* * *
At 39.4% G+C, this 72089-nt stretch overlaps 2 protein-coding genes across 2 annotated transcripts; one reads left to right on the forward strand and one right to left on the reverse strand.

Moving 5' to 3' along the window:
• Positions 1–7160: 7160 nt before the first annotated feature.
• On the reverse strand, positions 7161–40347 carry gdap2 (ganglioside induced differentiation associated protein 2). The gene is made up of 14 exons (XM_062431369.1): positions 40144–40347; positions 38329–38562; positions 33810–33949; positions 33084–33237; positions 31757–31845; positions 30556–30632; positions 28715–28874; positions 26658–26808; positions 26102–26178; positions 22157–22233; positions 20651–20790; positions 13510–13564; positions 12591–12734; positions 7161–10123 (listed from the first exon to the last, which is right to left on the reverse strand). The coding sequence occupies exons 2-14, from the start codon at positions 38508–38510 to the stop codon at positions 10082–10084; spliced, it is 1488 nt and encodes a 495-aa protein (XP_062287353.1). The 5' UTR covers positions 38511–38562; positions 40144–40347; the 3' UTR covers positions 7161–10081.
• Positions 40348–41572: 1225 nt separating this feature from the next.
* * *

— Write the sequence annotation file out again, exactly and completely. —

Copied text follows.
At 39.4% G+C, this 72089-nt stretch overlaps 2 protein-coding genes across 2 annotated transcripts; one reads left to right on the forward strand and one right to left on the reverse strand.

Moving 5' to 3' along the window:
• Positions 1–7160: 7160 nt before the first annotated feature.
• On the reverse strand, positions 7161–40347 carry gdap2 (ganglioside induced differentiation associated protein 2). The gene is made up of 14 exons (XM_062431369.1): positions 40144–40347; positions 38329–38562; positions 33810–33949; positions 33084–33237; positions 31757–31845; positions 30556–30632; positions 28715–28874; positions 26658–26808; positions 26102–26178; positions 22157–22233; positions 20651–20790; positions 13510–13564; positions 12591–12734; positions 7161–10123 (listed from the first exon to the last, which is right to left on the reverse strand). The coding sequence occupies exons 2-14, from the start codon at positions 38508–38510 to the stop codon at positions 10082–10084; spliced, it is 1488 nt and encodes a 495-aa protein (XP_062287353.1). The 5' UTR covers positions 38511–38562; positions 40144–40347; the 3' UTR covers positions 7161–10081.
• Positions 40348–41572: 1225 nt separating this feature from the next.